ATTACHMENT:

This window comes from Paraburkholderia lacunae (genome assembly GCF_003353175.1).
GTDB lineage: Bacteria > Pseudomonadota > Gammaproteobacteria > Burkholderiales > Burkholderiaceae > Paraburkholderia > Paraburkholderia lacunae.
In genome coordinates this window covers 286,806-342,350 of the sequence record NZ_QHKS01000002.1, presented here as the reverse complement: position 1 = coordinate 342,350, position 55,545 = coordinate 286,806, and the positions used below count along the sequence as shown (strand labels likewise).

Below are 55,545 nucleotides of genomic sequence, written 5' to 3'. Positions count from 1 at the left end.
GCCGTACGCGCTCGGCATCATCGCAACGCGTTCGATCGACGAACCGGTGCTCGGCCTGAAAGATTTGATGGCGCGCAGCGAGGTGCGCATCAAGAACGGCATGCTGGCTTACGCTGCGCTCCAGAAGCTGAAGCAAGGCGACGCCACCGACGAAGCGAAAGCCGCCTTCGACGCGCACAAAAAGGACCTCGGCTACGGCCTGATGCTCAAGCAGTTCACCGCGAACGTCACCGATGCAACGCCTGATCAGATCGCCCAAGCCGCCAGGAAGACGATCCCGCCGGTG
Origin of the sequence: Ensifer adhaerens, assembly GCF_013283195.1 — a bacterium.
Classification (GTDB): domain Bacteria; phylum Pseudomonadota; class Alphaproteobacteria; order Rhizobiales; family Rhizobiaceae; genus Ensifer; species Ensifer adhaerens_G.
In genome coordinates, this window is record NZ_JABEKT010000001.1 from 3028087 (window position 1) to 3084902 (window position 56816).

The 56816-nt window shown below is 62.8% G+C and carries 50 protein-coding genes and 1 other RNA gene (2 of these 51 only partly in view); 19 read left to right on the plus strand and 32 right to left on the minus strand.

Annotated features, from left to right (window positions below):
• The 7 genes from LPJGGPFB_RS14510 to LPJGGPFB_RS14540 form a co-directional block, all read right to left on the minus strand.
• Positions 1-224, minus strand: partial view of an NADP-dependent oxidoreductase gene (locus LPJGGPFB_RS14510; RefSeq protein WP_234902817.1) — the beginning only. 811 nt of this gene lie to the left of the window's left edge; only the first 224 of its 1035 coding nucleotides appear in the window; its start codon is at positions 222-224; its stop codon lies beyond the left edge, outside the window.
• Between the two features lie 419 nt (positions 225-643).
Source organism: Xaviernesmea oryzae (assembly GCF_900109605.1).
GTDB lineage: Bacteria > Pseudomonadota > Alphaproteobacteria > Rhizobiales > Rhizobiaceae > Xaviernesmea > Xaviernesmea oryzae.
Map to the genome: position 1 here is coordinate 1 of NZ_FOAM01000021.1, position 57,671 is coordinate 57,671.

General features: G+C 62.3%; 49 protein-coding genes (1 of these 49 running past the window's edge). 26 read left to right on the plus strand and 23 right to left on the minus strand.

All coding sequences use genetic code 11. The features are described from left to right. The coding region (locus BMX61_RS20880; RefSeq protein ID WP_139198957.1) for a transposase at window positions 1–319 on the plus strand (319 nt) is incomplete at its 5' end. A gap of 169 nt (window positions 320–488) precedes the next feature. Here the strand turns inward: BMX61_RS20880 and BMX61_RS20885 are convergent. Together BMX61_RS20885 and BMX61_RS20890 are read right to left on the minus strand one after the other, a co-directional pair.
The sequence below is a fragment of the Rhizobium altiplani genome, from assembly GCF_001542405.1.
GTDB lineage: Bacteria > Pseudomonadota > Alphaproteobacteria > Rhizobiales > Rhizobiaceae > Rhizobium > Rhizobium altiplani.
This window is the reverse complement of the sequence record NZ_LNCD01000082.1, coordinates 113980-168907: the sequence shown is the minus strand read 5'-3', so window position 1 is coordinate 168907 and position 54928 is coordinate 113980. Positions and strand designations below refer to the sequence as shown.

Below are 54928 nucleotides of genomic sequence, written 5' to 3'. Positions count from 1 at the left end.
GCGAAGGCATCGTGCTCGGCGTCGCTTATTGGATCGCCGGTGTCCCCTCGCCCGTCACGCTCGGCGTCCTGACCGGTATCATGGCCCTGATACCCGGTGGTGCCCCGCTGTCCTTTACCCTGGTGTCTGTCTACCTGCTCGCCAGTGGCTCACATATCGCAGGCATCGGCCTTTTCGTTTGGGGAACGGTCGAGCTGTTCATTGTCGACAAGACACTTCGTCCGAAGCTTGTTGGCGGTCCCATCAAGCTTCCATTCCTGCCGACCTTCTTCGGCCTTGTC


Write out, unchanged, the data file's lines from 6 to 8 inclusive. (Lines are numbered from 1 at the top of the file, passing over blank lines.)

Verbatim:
Origin of the sequence: Ensifer adhaerens, assembly GCF_013283195.1 — a bacterium.
Classification (GTDB): domain Bacteria; phylum Pseudomonadota; class Alphaproteobacteria; order Rhizobiales; family Rhizobiaceae; genus Ensifer; species Ensifer adhaerens_G.
In genome coordinates, this window is record NZ_JABEKT010000001.1 from 3028087 (window position 1) to 3084902 (window position 56816).